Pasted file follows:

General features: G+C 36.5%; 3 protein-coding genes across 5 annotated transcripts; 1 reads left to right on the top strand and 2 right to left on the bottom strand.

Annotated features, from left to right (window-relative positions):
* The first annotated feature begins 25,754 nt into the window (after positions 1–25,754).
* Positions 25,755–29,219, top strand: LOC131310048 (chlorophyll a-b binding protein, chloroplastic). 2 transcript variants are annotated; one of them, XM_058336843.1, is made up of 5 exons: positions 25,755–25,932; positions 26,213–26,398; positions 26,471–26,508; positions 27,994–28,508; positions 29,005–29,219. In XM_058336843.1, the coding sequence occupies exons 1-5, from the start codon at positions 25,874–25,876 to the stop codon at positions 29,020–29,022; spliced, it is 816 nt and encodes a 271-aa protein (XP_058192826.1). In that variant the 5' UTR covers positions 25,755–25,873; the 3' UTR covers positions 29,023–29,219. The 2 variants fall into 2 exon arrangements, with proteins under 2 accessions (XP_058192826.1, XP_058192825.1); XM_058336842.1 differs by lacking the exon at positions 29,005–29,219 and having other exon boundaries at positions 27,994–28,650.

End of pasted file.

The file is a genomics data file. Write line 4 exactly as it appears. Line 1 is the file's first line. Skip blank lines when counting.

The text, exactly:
* Positions 25,755–29,219, top strand: LOC131310048 (chlorophyll a-b binding protein, chloroplastic). 2 transcript variants are annotated; one of them, XM_058336843.1, is made up of 5 exons: positions 25,755–25,932; positions 26,213–26,398; positions 26,471–26,508; positions 27,994–28,508; positions 29,005–29,219. In XM_058336843.1, the coding sequence occupies exons 1-5, from the start codon at positions 25,874–25,876 to the stop codon at positions 29,020–29,022; spliced, it is 816 nt and encodes a 271-aa protein (XP_058192826.1). In that variant the 5' UTR covers positions 25,755–25,873; the 3' UTR covers positions 29,023–29,219. The 2 variants fall into 2 exon arrangements, with proteins under 2 accessions (XP_058192826.1, XP_058192825.1); XM_058336842.1 differs by lacking the exon at positions 29,005–29,219 and having other exon boundaries at positions 27,994–28,650.